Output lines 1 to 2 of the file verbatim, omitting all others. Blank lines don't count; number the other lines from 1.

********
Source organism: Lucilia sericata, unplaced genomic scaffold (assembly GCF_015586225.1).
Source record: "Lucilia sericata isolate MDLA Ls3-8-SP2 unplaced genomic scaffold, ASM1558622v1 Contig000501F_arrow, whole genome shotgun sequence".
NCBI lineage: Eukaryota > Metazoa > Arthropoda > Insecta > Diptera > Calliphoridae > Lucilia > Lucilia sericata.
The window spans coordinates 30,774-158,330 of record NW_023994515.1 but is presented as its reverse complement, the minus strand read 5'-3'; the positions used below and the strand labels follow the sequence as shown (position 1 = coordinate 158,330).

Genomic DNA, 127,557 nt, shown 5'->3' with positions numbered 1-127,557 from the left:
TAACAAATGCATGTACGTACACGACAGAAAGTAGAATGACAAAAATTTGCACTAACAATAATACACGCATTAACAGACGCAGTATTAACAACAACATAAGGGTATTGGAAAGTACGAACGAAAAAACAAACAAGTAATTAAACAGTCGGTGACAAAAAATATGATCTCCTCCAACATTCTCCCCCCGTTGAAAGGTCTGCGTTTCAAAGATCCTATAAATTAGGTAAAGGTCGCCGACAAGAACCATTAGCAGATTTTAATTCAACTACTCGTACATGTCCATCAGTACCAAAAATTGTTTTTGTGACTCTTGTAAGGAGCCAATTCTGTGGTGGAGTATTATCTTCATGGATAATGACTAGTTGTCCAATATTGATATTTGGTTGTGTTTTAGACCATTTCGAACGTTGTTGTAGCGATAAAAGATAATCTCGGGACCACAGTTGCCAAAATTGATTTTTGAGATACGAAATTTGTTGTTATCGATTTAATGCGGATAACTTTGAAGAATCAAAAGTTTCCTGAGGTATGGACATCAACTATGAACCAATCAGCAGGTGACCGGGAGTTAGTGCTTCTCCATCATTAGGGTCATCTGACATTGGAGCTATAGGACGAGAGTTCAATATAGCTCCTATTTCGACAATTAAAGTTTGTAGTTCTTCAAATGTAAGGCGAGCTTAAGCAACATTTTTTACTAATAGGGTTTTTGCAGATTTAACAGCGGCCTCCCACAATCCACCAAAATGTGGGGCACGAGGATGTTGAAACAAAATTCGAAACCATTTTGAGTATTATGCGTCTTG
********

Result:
Source organism: Lucilia sericata, unplaced genomic scaffold (assembly GCF_015586225.1).
Source record: "Lucilia sericata isolate MDLA Ls3-8-SP2 unplaced genomic scaffold, ASM1558622v1 Contig000501F_arrow, whole genome shotgun sequence".